Poisonous ‘Pods’ Are Still a Problem in Bowhunting
Arrows loaded with muscle relaxers are illegal almost everywhere, but poachers still get caught with them on occasion. Pods have a strange history, including an endorsement by Fred Bear
We may earn revenue from the products available on this page and participate in affiliate programs. Learn More ›
On Dec. 28, 10 bowhunters in northeastern Louisiana were caught using pods while on a deer hunt in East Carroll Parish. The Louisiana Department of Wildlife and Fisheries confiscated the pods and all hunters were cited for alleged possession. They also confiscated one antlerless deer that a hunter had killed with a broadhead bearing a pod.
If you have no clue what a pod is, you’re in good company. Illegal in 49 states (Mississippi is the exception), they aren’t the most popular bowhunting accessory. “Pods” refer to rubber bands or balloon necks wrapped around broadheads that house extremely potent muscle relaxers. Upon contact with an animal, those muscle relaxers work into the bloodstream, causing near-immediate paralysis. The idea is that even if you made a marginal or non-fatal shot, you would be able to recover the animal.
In other words, they’re poisoned arrows that don’t taint the meat of an animal. They’ve caused a stir in the bowhunting world for a long time. According to an article in Peterson’s Bowhunting, bowhunters started using chemicals like succinylcholine chloride in the 1960s. But they didn’t have the chance to get popular before state wildlife agencies started banning them. That certainly hasn’t stopped poachers from using them, however. In 2013, four hunters from South Carolina were cited for using pods while chasing deer, elk, and bears in Colorado. During the bust, one of the four hunters told authorities he’d been using pods to hunt big game in Colorado for 20 years.
Was Fred Bear a Proponent of Pods?
Tracing the history of hunting with pods is difficult to do, because they’ve been illegal for so long. There’s no shortage of online forums that debate the practice and its origins. One name that frequents the history of poison-tipped arrows also happens to be one of the most famous names in modern bowhunting: Fred Bear.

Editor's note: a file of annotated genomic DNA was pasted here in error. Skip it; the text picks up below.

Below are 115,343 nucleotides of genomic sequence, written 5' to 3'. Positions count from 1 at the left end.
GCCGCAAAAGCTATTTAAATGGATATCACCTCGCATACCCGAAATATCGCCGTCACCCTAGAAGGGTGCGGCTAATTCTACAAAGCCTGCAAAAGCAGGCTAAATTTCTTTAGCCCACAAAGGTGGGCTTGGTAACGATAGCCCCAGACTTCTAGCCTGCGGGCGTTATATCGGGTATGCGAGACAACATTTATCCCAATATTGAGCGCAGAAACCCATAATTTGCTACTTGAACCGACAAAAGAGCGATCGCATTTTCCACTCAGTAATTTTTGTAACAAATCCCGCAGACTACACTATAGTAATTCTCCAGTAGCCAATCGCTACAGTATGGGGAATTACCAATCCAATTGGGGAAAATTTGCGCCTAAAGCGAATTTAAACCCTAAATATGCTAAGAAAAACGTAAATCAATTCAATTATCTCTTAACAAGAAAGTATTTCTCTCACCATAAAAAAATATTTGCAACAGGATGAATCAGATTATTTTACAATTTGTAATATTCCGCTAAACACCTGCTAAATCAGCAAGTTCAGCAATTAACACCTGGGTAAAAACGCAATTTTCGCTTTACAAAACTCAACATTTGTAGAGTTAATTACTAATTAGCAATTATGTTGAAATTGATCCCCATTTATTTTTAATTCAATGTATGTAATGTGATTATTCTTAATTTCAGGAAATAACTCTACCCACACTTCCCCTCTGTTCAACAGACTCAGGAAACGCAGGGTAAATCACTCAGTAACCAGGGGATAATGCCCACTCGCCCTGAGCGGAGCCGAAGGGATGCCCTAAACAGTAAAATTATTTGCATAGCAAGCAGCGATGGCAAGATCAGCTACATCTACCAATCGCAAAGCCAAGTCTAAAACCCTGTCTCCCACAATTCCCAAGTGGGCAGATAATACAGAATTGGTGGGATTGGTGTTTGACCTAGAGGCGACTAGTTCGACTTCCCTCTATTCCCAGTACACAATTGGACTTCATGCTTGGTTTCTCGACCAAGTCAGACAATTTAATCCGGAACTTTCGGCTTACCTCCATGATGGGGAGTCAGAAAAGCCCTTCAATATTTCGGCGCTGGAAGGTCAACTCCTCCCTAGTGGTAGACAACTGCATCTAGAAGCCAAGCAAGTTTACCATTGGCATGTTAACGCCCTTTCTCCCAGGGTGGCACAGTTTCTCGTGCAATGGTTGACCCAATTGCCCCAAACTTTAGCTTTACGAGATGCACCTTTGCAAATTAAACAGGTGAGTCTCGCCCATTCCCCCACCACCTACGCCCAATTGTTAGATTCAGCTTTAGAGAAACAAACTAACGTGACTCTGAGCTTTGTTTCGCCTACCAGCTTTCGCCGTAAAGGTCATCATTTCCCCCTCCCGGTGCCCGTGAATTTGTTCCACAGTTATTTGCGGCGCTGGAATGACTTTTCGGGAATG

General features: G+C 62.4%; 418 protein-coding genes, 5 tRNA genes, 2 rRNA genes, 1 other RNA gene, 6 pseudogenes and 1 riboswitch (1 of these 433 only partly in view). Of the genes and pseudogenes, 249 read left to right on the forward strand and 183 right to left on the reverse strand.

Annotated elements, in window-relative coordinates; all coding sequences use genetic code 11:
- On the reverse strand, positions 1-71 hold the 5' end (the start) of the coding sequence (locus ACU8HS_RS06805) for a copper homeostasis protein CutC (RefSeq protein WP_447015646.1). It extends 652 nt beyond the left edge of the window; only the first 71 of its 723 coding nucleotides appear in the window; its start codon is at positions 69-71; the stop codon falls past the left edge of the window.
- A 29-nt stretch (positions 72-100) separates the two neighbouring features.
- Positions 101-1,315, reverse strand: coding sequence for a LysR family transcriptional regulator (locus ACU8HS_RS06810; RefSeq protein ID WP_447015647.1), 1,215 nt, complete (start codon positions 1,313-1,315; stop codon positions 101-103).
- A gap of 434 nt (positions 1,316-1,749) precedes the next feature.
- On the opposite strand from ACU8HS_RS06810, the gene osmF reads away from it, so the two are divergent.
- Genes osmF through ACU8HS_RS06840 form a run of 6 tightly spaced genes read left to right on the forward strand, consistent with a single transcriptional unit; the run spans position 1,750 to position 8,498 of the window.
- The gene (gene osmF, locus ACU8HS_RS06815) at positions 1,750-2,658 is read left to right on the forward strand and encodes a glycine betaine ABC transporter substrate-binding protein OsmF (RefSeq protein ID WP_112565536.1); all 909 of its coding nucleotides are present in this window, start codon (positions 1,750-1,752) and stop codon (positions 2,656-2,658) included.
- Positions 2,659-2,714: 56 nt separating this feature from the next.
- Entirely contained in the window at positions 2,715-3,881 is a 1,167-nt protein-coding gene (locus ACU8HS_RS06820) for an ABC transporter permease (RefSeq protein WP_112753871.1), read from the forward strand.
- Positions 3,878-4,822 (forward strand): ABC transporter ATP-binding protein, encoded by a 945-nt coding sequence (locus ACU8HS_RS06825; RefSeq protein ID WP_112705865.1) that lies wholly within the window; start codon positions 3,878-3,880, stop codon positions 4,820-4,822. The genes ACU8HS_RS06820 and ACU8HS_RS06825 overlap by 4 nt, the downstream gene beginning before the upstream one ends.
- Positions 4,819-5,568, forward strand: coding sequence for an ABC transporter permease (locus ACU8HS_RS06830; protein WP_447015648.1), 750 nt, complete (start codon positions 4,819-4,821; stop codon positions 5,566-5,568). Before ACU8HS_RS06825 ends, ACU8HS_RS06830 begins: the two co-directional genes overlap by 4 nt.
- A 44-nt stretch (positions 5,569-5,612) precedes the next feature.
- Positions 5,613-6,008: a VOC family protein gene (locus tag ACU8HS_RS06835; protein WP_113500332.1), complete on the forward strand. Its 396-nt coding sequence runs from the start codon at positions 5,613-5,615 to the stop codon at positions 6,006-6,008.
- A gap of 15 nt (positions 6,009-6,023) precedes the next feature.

In the book 45 Unforgettable Bowhunters by M.R. James, who founded Bowhunter Magazine, James confirms that Fred Bear actually held patents on pods. (This was the source of James’ “single personal and professional disappointment” with the legend.) He cites Adrian Benke’s book The Bowhunting Alternative, which touted the theory that using succinylcholine chloride in all bowhunting and shotgun hunting would make the practices more ethical. The book features quotes from a letter Bear sent to Pope & Young officers in 1964.
“It is the word poison. It’s a bad word and conjures up visions of skull and crossbones. Of elephants stuck in the belly by pygmies who follow the victim for days before he succumbs to the venom,” Bear wrote. “The type I am speaking of kills quickly and…is not fatal to humans.”
Even if that last statement is technically true, it might misrepresent the havoc the chemical compound can wreak. Succinylcholine chloride is a prescription muscle relaxer. Surgeons typically use it in conjunction with anesthesia. If it somehow ended up in a bowhunter’s system after an accident, the consequences could be severe.
A Question of Ethics
As far as its usefulness goes, some hunters thought the drug could make a good shot even deadlier. But others saw it as an excuse for poor shot placement. Bear experimented with what kind of shot placement would be deadly using succinylcholine chloride.